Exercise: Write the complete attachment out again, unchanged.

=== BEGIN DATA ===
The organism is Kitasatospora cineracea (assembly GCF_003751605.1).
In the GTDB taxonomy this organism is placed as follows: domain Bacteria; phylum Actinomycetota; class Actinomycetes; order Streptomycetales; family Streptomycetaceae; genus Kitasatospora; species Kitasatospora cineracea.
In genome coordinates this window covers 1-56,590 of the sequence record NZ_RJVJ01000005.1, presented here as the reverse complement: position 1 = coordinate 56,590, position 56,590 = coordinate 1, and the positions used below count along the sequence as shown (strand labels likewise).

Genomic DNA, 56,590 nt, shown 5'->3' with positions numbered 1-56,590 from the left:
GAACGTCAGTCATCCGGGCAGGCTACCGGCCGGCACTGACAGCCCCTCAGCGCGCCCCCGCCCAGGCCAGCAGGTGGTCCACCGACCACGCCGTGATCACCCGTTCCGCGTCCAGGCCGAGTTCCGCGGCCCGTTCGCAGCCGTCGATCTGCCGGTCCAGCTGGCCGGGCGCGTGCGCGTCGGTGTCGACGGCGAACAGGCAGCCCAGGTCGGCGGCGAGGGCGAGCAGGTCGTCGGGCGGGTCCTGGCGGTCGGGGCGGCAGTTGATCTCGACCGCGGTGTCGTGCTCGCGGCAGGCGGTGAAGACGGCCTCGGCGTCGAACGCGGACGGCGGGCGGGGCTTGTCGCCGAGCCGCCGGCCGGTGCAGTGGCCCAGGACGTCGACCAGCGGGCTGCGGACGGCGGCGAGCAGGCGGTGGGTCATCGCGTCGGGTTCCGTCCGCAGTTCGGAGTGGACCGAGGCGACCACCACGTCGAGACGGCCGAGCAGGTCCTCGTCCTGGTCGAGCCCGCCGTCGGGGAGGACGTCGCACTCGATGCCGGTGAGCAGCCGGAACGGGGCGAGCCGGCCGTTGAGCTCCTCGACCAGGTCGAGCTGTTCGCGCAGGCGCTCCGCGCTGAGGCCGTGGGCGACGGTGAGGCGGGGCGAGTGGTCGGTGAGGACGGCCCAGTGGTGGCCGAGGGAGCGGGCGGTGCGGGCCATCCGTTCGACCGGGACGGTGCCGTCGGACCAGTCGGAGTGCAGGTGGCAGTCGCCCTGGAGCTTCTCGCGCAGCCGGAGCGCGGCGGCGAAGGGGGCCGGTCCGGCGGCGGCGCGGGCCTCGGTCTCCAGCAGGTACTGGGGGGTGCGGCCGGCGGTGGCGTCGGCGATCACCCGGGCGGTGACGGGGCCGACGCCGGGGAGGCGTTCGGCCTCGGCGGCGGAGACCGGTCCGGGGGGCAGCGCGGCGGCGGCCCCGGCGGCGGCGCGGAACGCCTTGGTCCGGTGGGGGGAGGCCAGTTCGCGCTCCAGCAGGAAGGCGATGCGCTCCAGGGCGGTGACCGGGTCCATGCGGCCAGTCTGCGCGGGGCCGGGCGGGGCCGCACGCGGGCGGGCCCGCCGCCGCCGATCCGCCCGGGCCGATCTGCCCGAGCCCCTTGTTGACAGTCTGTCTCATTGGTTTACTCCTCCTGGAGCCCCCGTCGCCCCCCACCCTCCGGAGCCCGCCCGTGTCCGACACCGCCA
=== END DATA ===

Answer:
The organism is Kitasatospora cineracea (assembly GCF_003751605.1).
In the GTDB taxonomy this organism is placed as follows: domain Bacteria; phylum Actinomycetota; class Actinomycetes; order Streptomycetales; family Streptomycetaceae; genus Kitasatospora; species Kitasatospora cineracea.
In genome coordinates this window covers 1-56,590 of the sequence record NZ_RJVJ01000005.1, presented here as the reverse complement: position 1 = coordinate 56,590, position 56,590 = coordinate 1, and the positions used below count along the sequence as shown (strand labels likewise).

Genomic DNA, 56,590 nt, shown 5'->3' with positions numbered 1-56,590 from the left:
GAACGTCAGTCATCCGGGCAGGCTACCGGCCGGCACTGACAGCCCCTCAGCGCGCCCCCGCCCAGGCCAGCAGGTGGTCCACCGACCACGCCGTGATCACCCGTTCCGCGTCCAGGCCGAGTTCCGCGGCCCGTTCGCAGCCGTCGATCTGCCGGTCCAGCTGGCCGGGCGCGTGCGCGTCGGTGTCGACGGCGAACAGGCAGCCCAGGTCGGCGGCGAGGGCGAGCAGGTCGTCGGGCGGGTCCTGGCGGTCGGGGCGGCAGTTGATCTCGACCGCGGTGTCGTGCTCGCGGCAGGCGGTGAAGACGGCCTCGGCGTCGAACGCGGACGGCGGGCGGGGCTTGTCGCCGAGCCGCCGGCCGGTGCAGTGGCCCAGGACGTCGACCAGCGGGCTGCGGACGGCGGCGAGCAGGCGGTGGGTCATCGCGTCGGGTTCCGTCCGCAGTTCGGAGTGGACCGAGGCGACCACCACGTCGAGACGGCCGAGCAGGTCCTCGTCCTGGTCGAGCCCGCCGTCGGGGAGGACGTCGCACTCGATGCCGGTGAGCAGCCGGAACGGGGCGAGCCGGCCGTTGAGCTCCTCGACCAGGTCGAGCTGTTCGCGCAGGCGCTCCGCGCTGAGGCCGTGGGCGACGGTGAGGCGGGGCGAGTGGTCGGTGAGGACGGCCCAGTGGTGGCCGAGGGAGCGGGCGGTGCGGGCCATCCGTTCGACCGGGACGGTGCCGTCGGACCAGTCGGAGTGCAGGTGGCAGTCGCCCTGGAGCTTCTCGCGCAGCCGGAGCGCGGCGGCGAAGGGGGCCGGTCCGGCGGCGGCGCGGGCCTCGGTCTCCAGCAGGTACTGGGGGGTGCGGCCGGCGGTGGCGTCGGCGATCACCCGGGCGGTGACGGGGCCGACGCCGGGGAGGCGTTCGGCCTCGGCGGCGGAGACCGGTCCGGGGGGCAGCGCGGCGGCGGCCCCGGCGGCGGCGCGGAACGCCTTGGTCCGGTGGGGGGAGGCCAGTTCGCGCTCCAGCAGGAAGGCGATGCGCTCCAGGGCGGTGACCGGGTCCATGCGGCCAGTCTGCGCGGGGCCGGGCGGGGCCGCACGCGGGCGGGCCCGCCGCCGCCGATCCGCCCGGGCCGATCTGCCCGAGCCCCTTGTTGACAGTCTGTCTCATTGGTTTACTCCTCCTGGAGCCCCCGTCGCCCCCCACCCTCCGGAGCCCGCCCGTGTCCGACACCGCCA